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Summary:

Judge Denny Chin has allowed a coalition of scholars, librarians and digital activists to file briefs in support of Google as part of the long-running copyright controversy over the company’s book scanning. The ruling will serve to draw further attention to fair use issues.

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photo: Google

The judge presiding over the long-running book-scanning case between the Authors Guild and Google has issued an order letting scholars, librarians and a prominent digital rights group file briefs in support of Google.

In an order this week, Judge Denny Chin granted permission for two groups to intervene in the case: one is the Digital Humanities Scholars and Law Professors; the other is a group representing the Electronic Frontier Foundation, the American Library Association, the Association of College and Research Libraries and the Association of Research Libraries.

The Authors Guild had opposed giving the groups permission to file amicus curiae (“friend of the court”) briefs. Such documents typically provide extra legal ammunition to one side or the other.

The academic community and the EFF are weighing in because they want to use the Google case as a means of expanding “fair use,” a legal doctrine that provides an exception to copyright in the case of research, reporting and certain other activities.

Chin’s order (below) also set out a timetable that allows the Authors Guild to reply to the new filings by September 17. It also instructs Google and the Authors Guild by the same date to file final papers in support of summary judgment — a procedure that could let Chin decide the case without a trial. The judge said the parties are to make their arguments in court on October 9.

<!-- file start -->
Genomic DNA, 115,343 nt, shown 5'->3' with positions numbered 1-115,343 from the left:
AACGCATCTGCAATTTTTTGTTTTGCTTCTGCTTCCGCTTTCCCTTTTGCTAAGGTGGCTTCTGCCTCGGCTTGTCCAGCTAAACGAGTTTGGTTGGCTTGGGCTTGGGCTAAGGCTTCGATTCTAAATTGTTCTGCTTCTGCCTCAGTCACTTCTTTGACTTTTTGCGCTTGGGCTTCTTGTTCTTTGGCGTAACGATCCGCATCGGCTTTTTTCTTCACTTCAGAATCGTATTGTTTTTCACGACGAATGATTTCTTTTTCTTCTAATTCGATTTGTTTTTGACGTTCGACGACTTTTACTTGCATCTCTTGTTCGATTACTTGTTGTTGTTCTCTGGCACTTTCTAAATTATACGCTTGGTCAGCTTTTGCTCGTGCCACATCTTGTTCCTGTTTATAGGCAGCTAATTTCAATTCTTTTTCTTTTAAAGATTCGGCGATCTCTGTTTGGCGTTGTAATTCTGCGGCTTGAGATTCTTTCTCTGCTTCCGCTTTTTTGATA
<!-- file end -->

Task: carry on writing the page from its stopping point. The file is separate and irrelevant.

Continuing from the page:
Chin’s schedule is something of a surprise given that the US 2nd Circuit announced this week that it would hear an appeal of the same case. I had written earlier that Chin was unlikely to move the case forward given that whatever decision the appeals court makes must inform his own rulings.

UPDATE: James Grimmelmann has just reported that filings and oral arguments have been moved to December.

The Authors Guild is asking Google to pay $750 for book with a registered copyright that it scanned without permission. Google has scanned more than 20 million worldwide but the amount covered by the Authors Guild suit are only a fraction of that.

The new order was first reported by Publishers Weekly. The document is below:

Google Books Amici Grant

  1. Reblogged this on Briskin, Cross & Sanford, LLC and commented:
    While not necessarily fully indicative of the judge’s thought process to date in the trial, the fact that her is permitting amicus briefs from the pro-“fair use” camp is at least somewhat telling. It will certainly be interesting to see where this trial comes out!

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